After college, McClain played on 11 U.S. national teams, including three Olympic teams. She helped the U.S. women’s basketball team to two gold medals and a bronze in Olympic competition, two golds and one bronze in the World Championships, and one gold and one bronze in the Pan American Games. She played overseas for nine years and ended her career with the Atlanta Glory of the American Basketball League. Today, she heads the Katrina McClain Foundation in Charleston, which assists at-risk youths.
Alton “Red” Franklin
After a stellar 35-year coaching career, Alton “Red” Franklin retired after the 2001 season as the second-winningest football coach in Louisiana history and No. 15 nationally. As the football coach at Haynesville High School, Franklin won 367 games, lost only 76 and had seven ties – a winning percentage of .822. Franklin’s teams won 11 state championships during four different decades – two in the 1970s, two in the 1980s, six in the 1990s and the final one in 2000. In addition to the 11 state titles, his teams finished second four other times.
Franklin’s teams won 27 district championships and participated in the state playoffs 31 times. Haynesville had eight undefeated seasons under Franklin’s guidance and registered 191 shutouts. His teams won four consecutive state championships from 1993 to 1996. Franklin was named state coach of the year six times and district coach of the year 23 times. A member of the Louisiana High School Hall of Fame, Franklin returned to Haynesville in 2003 as a volunteer assistant coach for his son, who is now serving as head coach.
Dominating would be the best term to describe Richard Magarian’s tenure as wrestling coach at Coventry (Rhode Island) High School. During his 34 years at Coventry (1962-96), Magarian compiled a 239-26 record and led his teams to 11 state championships. In addition, during some years while serving as the school’s assistant principal, Magarian was an assistant coach and was a part of eight other state championship teams. Overall, during his tenure at the school, Conventry won 19 state and 22 league championships, including 14 consecutive state titles.
During the 1980s, Coventry High School was ranked first in the nation and voted “Team of the Decade” by USA Wrestling. Magarian was co-founder of the Wrestling USA of Rhode Island and has directed the Rhode Island Interscholastic League (RIIL) state wrestling championships since 1972. He has been inducted into the Rhode Island Wrestling Hall of Fame, the New England Wrestling Hall of Fame and the RIIL Hall of Fame. In addition to serving as teacher, coach and assistant principal at Coventry, Magarian eventually became the school’s principal. Since 1996, Magarian has served as assistant executive director of the RIIL.
Ed Pepple retired last year after a phenomenal 42-year career as basketball coach at Mercer Island (Washington) High School. Pepple compiled an 882-237 record at Mercer Island, winning four state championships, finishing second three other times and claiming 23 league championships. Including six years at Fife High School and Longview Mark Morris High School to begin his career, Pepple’s overall 48-year record was 952-306. He is the winningest coach in Washington history and ranks No. 11 nationally according to the NFHS National High School Sports Record Book.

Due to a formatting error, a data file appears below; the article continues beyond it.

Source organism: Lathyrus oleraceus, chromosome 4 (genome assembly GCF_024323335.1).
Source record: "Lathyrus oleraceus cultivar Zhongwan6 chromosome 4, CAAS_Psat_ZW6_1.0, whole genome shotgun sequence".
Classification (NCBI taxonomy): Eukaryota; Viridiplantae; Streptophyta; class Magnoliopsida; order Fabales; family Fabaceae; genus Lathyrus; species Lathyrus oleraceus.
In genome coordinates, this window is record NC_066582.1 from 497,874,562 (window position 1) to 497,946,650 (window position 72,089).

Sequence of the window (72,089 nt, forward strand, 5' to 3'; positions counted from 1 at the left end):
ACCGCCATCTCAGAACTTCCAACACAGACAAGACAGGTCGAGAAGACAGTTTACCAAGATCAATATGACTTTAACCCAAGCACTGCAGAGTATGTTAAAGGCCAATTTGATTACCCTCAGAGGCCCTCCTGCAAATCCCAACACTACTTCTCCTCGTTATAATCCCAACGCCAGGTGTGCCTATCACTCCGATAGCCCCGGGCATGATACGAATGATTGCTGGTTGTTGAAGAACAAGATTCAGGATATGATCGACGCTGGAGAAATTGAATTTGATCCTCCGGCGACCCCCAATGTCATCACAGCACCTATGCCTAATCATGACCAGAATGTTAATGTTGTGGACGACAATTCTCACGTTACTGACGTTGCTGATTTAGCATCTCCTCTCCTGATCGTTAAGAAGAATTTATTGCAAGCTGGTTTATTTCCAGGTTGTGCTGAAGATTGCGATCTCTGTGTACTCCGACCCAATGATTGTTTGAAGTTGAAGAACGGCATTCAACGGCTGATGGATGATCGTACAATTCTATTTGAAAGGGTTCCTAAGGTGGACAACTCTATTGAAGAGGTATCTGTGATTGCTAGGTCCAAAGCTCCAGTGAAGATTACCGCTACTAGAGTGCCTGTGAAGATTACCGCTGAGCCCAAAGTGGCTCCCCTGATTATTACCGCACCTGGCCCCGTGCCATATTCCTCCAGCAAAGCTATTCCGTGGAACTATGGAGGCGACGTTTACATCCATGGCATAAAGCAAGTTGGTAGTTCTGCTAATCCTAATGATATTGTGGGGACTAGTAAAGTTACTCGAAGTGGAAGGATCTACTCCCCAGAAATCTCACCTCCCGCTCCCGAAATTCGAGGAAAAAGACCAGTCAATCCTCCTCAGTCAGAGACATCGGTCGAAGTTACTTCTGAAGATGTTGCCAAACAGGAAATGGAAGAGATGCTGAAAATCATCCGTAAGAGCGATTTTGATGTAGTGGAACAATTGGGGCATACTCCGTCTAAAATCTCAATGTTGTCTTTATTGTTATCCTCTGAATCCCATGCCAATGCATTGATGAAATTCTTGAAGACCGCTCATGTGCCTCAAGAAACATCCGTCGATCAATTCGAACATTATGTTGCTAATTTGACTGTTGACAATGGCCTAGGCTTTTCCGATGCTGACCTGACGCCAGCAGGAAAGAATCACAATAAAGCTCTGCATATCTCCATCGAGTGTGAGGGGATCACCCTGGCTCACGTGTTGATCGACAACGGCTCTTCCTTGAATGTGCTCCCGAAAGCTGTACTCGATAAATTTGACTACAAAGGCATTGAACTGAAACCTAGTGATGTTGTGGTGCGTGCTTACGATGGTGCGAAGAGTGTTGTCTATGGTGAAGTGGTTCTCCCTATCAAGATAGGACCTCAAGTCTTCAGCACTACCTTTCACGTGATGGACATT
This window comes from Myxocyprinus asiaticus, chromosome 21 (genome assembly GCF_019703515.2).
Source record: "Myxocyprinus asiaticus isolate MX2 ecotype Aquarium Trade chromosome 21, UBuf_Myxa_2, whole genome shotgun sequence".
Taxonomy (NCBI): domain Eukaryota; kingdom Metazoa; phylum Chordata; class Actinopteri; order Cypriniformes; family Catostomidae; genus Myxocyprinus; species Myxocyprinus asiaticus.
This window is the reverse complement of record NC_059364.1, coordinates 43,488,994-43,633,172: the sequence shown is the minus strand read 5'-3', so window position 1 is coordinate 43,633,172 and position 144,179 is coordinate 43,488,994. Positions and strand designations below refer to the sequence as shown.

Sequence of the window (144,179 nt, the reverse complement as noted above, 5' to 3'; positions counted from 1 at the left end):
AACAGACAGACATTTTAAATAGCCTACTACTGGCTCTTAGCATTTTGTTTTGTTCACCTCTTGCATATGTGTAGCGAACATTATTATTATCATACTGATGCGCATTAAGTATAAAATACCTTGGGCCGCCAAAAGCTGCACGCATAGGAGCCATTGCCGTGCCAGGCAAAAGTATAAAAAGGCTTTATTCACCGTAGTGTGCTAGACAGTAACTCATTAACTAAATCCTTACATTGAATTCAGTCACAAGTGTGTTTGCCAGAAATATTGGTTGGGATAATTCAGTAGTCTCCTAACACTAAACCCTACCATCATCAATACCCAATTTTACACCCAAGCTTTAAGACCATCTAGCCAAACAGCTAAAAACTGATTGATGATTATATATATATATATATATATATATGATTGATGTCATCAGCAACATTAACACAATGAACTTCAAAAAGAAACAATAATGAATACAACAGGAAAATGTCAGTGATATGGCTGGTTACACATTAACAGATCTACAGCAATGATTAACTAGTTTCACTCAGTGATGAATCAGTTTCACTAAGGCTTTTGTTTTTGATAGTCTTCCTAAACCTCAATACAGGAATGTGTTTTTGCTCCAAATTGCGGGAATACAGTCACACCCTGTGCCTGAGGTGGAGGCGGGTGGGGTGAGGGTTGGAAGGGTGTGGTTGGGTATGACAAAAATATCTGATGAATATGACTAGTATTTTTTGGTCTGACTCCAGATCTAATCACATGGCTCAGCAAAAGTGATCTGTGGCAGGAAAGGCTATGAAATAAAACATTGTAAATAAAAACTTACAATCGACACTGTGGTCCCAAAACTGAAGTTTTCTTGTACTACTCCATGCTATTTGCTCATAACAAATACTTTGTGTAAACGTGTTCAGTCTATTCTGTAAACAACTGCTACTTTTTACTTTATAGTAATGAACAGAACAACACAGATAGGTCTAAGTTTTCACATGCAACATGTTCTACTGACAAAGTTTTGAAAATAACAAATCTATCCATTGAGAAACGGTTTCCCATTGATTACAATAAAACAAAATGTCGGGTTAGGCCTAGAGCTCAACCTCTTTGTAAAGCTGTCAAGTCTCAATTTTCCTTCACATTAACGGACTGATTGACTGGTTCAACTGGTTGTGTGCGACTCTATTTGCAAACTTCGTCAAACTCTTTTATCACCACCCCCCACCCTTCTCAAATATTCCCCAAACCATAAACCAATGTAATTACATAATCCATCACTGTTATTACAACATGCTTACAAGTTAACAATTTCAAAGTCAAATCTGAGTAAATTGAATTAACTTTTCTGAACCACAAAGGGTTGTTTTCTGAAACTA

Pepple has been inducted into the National High School Athletic Coaches Association (NHSACA) Hall of Fame, Washington Interscholastic Basketball Coaches Association (WIBCA) Hall of Fame, Washington Interscholastic Activities Association Hall of Fame and the Puget Sound Hall of Fame. Pepple was one of the founders of the WIBCA. He has been named state coach of the year on numerous occasions and was NHSACA National Coach of the Year in 1998. In 1997, the National Association of Basketball Coaches selected Pepple as Coach of the Year.
Gary Christiansen is one of four officials in the state of Iowa who has officiated a state championship game in football, girls basketball, boys basketball and baseball in the same school year, and he is the only official to accomplish this feat four times. The Mason City, Iowa, veteran is in his 42nd year of officiating and recently completed his 33rd year in the state football playoffs, including his 15th state championship game.
Christiansen has officiated 67 football playoff games (15 championships), 26 state baseball tournaments (14 championship games), 26 boys state basketball tournaments (15 championship games) and 18 girls state basketball tournaments (10 championship games). In these four sports combined, Christiansen has officiated 187 state tournament games.